Science

Dogs Can Distinguish Speech from Gibberish–and Tell Spanish from Hungarian


Many animals can pick out auditory patterns in human speech—but it turns out that dogs are particularly good at doing so.

It is no secret that dogs are pretty special when it comes to how interested they are in humans and how they interact with us. But how much do they capture the subtleties of the language coming out of our mouths? Do they perceive it distinctly as speech, as opposed to other sounds reaching their ears?  Are they processing what we are saying even when we do not say their favorite words? A new study published in NeuroImage suggests they are.

Almost four years ago neuroscientists Laura Cuaya and Raúl Hernández-Pérez moved from Mexico to Budapest with their two border collies and one cat. When they realized how different it was to be surrounded by people speaking Hungarian instead of their native Spanish, they wondered if their canine companions had noticed this as well.

Cuaya and Hernández-Pérez work in a research group at Eötvös Lórand University in Hungary that studies the evolution of speech perception in mammals, including dogs, with tools such as functional magnetic resonance imaging (fMRI), which monitors changes in brain blood flow. More blood flowing to a specific region of the brain means more activation—allowing researchers to glimpse changes in brain activity in response to certain stimuli.

In 2016 the university group showed that dogs activate different neural pathways to recognize the meaning of words than they do to sense changes in emotional intonation. But no one knew whether the animals could distinguish actual human speech from slightly different sounds that did not constitute a long string of words. An no one knew whether a dog could pick up when a person was speaking a different language.

The researchers recruited 18 family dogs, including the border collies, Kun-Kun and Odín, who had come from Mexico. The dogs were familiar with either Hungarian or Spanish but not both—and they had been previously trained to lie still in an fMRI machine. Through a pair of noise-canceling headphones, the dogs heard passages from Antoine de Saint-Exupéry’s The Little Prince in either Spanish or Hungarian.

From the fMRI scans, the researchers saw the same areas of the brain light up but with different activation patterns, depending on whether the dogs were hearing the story in their native language or a new one—suggesting that they were neurologically processing differences between the two languages.

Then the researchers tried to test whether the dogs were responding to specific characteristics intrinsic to each language. Were the animals reacting to actual changes in speech patterns—that Hungarian words put stress on the first syllable, for instance—or just responding to basic differences in fundamental auditory signatures between the two languages—alterations in tones that occur during vowel pronunciation? They tested this by playing recordings in which the speech from the story had been garbled, resulting in gibberish that “sounded” like Hungarian or Spanish. Again, the team saw different patterns in brain activity when a dog heard real human speech instead of speechlike gibberish, although the researchers cannot yet say whether this is evidence that dogs can recognize human speech as speech (sounds strung together in a meaningful way for humans to communicate with one another)—or whether their brain was just responding to the more natural sound when compared with the weird-sounding gibberish. There was no change in brain activity between hearing Spanish gibberish versus Hungarian gibberish, however, implying that the canines’ brain was not just responding to the different tonal qualities.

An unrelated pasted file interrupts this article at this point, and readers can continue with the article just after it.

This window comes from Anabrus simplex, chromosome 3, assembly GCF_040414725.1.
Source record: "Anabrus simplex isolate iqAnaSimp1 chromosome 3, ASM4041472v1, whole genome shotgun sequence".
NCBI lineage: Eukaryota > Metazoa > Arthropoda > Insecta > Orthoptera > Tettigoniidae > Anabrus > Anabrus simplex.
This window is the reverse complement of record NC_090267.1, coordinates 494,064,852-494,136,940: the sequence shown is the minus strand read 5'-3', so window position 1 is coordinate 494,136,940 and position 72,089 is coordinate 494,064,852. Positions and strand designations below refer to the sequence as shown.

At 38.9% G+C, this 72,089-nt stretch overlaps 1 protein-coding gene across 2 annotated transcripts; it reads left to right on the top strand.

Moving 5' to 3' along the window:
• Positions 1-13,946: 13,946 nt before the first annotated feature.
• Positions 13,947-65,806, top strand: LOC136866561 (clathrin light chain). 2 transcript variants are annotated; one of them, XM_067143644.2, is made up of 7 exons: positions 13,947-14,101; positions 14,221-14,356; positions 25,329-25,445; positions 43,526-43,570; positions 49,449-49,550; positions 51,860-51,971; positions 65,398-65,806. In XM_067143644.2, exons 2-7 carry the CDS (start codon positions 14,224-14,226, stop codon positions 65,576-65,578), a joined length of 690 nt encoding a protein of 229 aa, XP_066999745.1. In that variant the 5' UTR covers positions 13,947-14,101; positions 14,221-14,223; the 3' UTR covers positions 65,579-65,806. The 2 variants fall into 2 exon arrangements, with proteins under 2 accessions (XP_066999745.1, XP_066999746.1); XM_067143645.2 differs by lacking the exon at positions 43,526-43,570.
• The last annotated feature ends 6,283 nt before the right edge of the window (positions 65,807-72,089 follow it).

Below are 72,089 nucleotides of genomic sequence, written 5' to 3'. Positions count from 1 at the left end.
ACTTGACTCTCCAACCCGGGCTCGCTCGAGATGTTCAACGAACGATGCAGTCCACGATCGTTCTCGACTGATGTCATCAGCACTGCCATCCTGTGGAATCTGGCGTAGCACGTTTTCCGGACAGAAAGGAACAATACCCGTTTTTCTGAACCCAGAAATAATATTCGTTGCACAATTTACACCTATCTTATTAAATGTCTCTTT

Altogether the study shows that dogs’ brain can detect a difference between speech and speechlike sounds and can even tell apart different human languages. “This is the first time we’ve demonstrated that a nonhuman brain can distinguish language,” says Cuaya, noting that while other animals can be trained to hear a difference between human languages, the dogs were able to do it without explicit training. “It’s a really cool new study of dog perception of speech,” says animal behavior scientist Holly Root-Gutteridge of the University of Lincoln in England, who was not involved with the work.

“A lot of people just assume that when we talk, dogs are just hearing ‘blah blah blah,’” says Root-Gutteridge, but they are actually picking up on our speech rhythms and how we sound when we speak a language.

The results also have some interesting evolutionary implications. “One really interesting thing about dogs and humans is that both species are extremely different,” evolutionarily speaking, says Hernández-Pérez. “But there’s a point in the evolution of humans and dogs in which both species were exposed to complex social environments.” And even though there are biological and evolutionary differences in brain structure, both species have evolved different ways to detect changes in human speech patterns—although future experiments are necessary to parse whether dogs have brain regions dedicated to detecting changes in human speech that were honed over eons of spending time with humans or whether their ability represents more general auditory pattern recognition.

Cuaya adds that even though many animals are capable of auditory pattern recognition, dogs are unique for their persistent interest in humans. “The wonderful thing about dogs is they want to cooperate,” she says. “They want to understand us.”


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